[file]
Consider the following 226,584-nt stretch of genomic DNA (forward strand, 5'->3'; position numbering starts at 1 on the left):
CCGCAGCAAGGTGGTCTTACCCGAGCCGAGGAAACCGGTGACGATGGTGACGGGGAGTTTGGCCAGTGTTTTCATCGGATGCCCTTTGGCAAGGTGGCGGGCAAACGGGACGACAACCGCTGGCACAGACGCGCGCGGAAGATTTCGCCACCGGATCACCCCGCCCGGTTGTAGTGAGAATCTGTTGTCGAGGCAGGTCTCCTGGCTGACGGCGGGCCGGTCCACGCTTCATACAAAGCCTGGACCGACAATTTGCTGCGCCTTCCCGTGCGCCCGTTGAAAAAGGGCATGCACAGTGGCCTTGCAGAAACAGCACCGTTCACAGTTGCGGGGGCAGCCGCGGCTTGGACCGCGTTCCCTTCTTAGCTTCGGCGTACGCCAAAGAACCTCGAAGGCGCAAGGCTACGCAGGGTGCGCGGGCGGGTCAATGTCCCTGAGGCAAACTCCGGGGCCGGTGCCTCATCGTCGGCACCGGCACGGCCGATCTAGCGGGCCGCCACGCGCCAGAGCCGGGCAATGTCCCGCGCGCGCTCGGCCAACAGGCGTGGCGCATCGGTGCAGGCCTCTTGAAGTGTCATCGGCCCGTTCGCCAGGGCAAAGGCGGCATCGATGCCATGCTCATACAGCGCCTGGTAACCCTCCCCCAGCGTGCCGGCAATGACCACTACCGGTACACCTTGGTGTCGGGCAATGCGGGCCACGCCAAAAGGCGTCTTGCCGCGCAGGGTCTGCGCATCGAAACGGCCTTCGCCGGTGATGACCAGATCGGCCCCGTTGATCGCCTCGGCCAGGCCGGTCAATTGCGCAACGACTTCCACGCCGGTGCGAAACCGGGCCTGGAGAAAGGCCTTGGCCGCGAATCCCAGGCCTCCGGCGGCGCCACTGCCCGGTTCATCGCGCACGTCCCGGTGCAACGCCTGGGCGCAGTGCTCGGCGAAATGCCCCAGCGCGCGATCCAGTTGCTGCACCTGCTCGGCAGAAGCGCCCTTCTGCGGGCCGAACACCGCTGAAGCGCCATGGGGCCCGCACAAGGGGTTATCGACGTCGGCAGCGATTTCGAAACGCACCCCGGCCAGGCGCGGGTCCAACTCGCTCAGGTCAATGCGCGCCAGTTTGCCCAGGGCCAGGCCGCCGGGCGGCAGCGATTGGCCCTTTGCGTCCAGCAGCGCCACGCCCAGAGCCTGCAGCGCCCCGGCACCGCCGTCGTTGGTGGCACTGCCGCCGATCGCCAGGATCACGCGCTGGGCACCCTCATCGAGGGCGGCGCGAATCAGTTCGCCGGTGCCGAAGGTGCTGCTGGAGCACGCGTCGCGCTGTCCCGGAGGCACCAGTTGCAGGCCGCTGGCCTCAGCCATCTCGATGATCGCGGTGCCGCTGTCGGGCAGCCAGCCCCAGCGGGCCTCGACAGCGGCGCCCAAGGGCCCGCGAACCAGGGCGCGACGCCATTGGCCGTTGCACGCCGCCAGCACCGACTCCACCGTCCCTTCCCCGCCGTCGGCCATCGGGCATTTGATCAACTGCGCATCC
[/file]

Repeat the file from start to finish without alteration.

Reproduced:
Consider the following 226,584-nt stretch of genomic DNA (forward strand, 5'->3'; position numbering starts at 1 on the left):
CCGCAGCAAGGTGGTCTTACCCGAGCCGAGGAAACCGGTGACGATGGTGACGGGGAGTTTGGCCAGTGTTTTCATCGGATGCCCTTTGGCAAGGTGGCGGGCAAACGGGACGACAACCGCTGGCACAGACGCGCGCGGAAGATTTCGCCACCGGATCACCCCGCCCGGTTGTAGTGAGAATCTGTTGTCGAGGCAGGTCTCCTGGCTGACGGCGGGCCGGTCCACGCTTCATACAAAGCCTGGACCGACAATTTGCTGCGCCTTCCCGTGCGCCCGTTGAAAAAGGGCATGCACAGTGGCCTTGCAGAAACAGCACCGTTCACAGTTGCGGGGGCAGCCGCGGCTTGGACCGCGTTCCCTTCTTAGCTTCGGCGTACGCCAAAGAACCTCGAAGGCGCAAGGCTACGCAGGGTGCGCGGGCGGGTCAATGTCCCTGAGGCAAACTCCGGGGCCGGTGCCTCATCGTCGGCACCGGCACGGCCGATCTAGCGGGCCGCCACGCGCCAGAGCCGGGCAATGTCCCGCGCGCGCTCGGCCAACAGGCGTGGCGCATCGGTGCAGGCCTCTTGAAGTGTCATCGGCCCGTTCGCCAGGGCAAAGGCGGCATCGATGCCATGCTCATACAGCGCCTGGTAACCCTCCCCCAGCGTGCCGGCAATGACCACTACCGGTACACCTTGGTGTCGGGCAATGCGGGCCACGCCAAAAGGCGTCTTGCCGCGCAGGGTCTGCGCATCGAAACGGCCTTCGCCGGTGATGACCAGATCGGCCCCGTTGATCGCCTCGGCCAGGCCGGTCAATTGCGCAACGACTTCCACGCCGGTGCGAAACCGGGCCTGGAGAAAGGCCTTGGCCGCGAATCCCAGGCCTCCGGCGGCGCCACTGCCCGGTTCATCGCGCACGTCCCGGTGCAACGCCTGGGCGCAGTGCTCGGCGAAATGCCCCAGCGCGCGATCCAGTTGCTGCACCTGCTCGGCAGAAGCGCCCTTCTGCGGGCCGAACACCGCTGAAGCGCCATGGGGCCCGCACAAGGGGTTATCGACGTCGGCAGCGATTTCGAAACGCACCCCGGCCAGGCGCGGGTCCAACTCGCTCAGGTCAATGCGCGCCAGTTTGCCCAGGGCCAGGCCGCCGGGCGGCAGCGATTGGCCCTTTGCGTCCAGCAGCGCCACGCCCAGAGCCTGCAGCGCCCCGGCACCGCCGTCGTTGGTGGCACTGCCGCCGATCGCCAGGATCACGCGCTGGGCACCCTCATCGAGGGCGGCGCGAATCAGTTCGCCGGTGCCGAAGGTGCTGCTGGAGCACGCGTCGCGCTGTCCCGGAGGCACCAGTTGCAGGCCGCTGGCCTCAGCCATCTCGATGATCGCGGTGCCGCTGTCGGGCAGCCAGCCCCAGCGGGCCTCGACAGCGGCGCCCAAGGGCCCGCGAACCAGGGCGCGACGCCATTGGCCGTTGCACGCCGCCAGCACCGACTCCACCGTCCCTTCCCCGCCGTCGGCCATCGGGCATTTGATCAACTGCGCATCC